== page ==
The Hold Steady has been around only since 2004, but it's already developed a storytelling tradition of its own. The band's fifth album, Heaven Is Whenever, finds singer Craig Finn and company addressing themes of struggle and redemption.
The Hold Steady is known for its smart lyrics and rock 'n' roll guitar riffs. Finn says he started the band to fill a void he saw in music.
"At the time when we formed there was a lot of sort of dance-punk kind of things happening, in Brooklyn especially. But also, there was the garage rock thing," he says. "I think we wanted something more sophisticated lyrically. And it seemed like a simple concept, but when you looked around at the time, there wasn't many bands doing that."
A Prolific Partnership
Finn met his writing partner, lead guitarist Tad Kubler, in Minneapolis while Finn was playing in a band called Lifter Puller. When Lifter Puller's bassist left the band, Finn called in Kubler to fill in on bass. Lifter Puller eventually disbanded, but by coincidence, both Finn and Kubler ended up in New York City. When Finn became inspired to found The Hold Steady, he called upon Kubler to join him again — this time on lead guitar. Finn says it's a prolific partnership.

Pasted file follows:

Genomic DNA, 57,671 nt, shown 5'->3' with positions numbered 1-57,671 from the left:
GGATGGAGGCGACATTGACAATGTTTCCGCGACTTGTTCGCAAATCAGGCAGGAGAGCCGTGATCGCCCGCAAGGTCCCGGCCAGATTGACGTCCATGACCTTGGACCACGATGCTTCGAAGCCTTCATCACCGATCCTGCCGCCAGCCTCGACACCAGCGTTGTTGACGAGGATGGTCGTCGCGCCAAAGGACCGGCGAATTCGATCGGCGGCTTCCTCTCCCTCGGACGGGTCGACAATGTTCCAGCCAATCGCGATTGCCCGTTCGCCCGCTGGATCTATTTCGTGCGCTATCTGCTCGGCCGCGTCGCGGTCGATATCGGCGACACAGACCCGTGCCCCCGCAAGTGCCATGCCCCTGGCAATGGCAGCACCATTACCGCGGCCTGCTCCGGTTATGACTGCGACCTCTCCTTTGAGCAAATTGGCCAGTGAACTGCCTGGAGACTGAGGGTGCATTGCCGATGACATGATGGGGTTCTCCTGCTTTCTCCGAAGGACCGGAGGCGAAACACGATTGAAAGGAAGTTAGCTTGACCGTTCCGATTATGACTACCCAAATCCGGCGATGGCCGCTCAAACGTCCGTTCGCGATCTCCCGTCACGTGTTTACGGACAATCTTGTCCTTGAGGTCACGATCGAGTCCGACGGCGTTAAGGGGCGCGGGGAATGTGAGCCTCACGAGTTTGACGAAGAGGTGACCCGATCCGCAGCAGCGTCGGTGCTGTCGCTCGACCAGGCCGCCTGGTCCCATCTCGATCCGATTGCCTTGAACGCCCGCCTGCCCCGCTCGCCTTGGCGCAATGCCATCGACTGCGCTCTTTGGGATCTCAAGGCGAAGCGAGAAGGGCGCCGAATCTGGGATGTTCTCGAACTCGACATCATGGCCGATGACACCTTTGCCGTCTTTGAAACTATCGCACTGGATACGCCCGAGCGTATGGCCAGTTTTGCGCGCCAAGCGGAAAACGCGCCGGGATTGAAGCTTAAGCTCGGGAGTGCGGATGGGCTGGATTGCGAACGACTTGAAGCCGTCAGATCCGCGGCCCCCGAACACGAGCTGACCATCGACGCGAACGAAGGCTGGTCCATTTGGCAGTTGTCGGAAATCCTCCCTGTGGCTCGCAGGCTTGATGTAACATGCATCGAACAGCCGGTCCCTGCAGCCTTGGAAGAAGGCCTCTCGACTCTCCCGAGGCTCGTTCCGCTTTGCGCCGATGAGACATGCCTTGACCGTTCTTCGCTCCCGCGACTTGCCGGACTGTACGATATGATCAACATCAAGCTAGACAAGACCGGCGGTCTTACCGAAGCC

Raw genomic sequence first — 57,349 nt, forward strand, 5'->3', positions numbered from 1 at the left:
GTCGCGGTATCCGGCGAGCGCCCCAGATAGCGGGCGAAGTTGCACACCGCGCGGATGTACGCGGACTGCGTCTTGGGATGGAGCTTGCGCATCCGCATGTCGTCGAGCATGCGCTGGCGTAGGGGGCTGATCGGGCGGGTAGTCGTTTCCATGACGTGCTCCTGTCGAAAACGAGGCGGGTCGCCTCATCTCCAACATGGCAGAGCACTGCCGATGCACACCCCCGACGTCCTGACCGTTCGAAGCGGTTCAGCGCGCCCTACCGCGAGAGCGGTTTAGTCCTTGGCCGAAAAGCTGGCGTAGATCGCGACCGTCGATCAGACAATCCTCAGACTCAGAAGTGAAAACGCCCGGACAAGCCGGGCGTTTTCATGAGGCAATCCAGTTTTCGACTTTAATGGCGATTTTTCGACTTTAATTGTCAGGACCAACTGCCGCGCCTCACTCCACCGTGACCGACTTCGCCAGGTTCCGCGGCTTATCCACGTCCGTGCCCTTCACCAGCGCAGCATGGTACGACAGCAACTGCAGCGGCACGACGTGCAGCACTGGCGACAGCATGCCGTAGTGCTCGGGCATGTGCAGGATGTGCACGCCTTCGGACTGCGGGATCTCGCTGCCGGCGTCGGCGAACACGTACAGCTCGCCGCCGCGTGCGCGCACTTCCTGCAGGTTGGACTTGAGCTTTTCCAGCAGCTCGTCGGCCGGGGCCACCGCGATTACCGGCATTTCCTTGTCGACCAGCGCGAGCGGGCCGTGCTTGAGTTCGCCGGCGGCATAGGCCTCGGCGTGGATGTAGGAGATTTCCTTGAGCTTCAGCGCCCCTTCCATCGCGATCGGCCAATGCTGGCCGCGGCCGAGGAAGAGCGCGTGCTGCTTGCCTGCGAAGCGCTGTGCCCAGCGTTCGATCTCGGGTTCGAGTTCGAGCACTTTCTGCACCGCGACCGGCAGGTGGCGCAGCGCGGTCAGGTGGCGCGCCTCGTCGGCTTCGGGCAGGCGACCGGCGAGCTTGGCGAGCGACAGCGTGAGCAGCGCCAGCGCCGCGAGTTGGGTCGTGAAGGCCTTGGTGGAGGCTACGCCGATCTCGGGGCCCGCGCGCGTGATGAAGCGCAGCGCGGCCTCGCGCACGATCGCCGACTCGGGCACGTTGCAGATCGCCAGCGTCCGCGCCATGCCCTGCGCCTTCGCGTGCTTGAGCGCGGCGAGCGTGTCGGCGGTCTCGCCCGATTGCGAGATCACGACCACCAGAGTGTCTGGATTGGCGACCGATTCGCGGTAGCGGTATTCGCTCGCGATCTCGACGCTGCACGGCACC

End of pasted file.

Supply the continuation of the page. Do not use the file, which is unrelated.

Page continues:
"Tad has a lot of music coming out of him at all times, and I have a bunch of lyrics," he says. "The partnership allows us to write songs really quickly, which is how we ended up with five albums in seven years."
Their latest record, Heaven Is Whenever, revisits characters from albums of the past and, as its title suggests, confronts some heavy themes.
"Heaven is the ultimate reward in the Christian sense," Finn says. "I was thinking about how in life we have to embrace the struggle, embrace the suffering, as part of a joyous life. So the record is really about understanding our whole life as an arc, as a positive one, even through the dark times."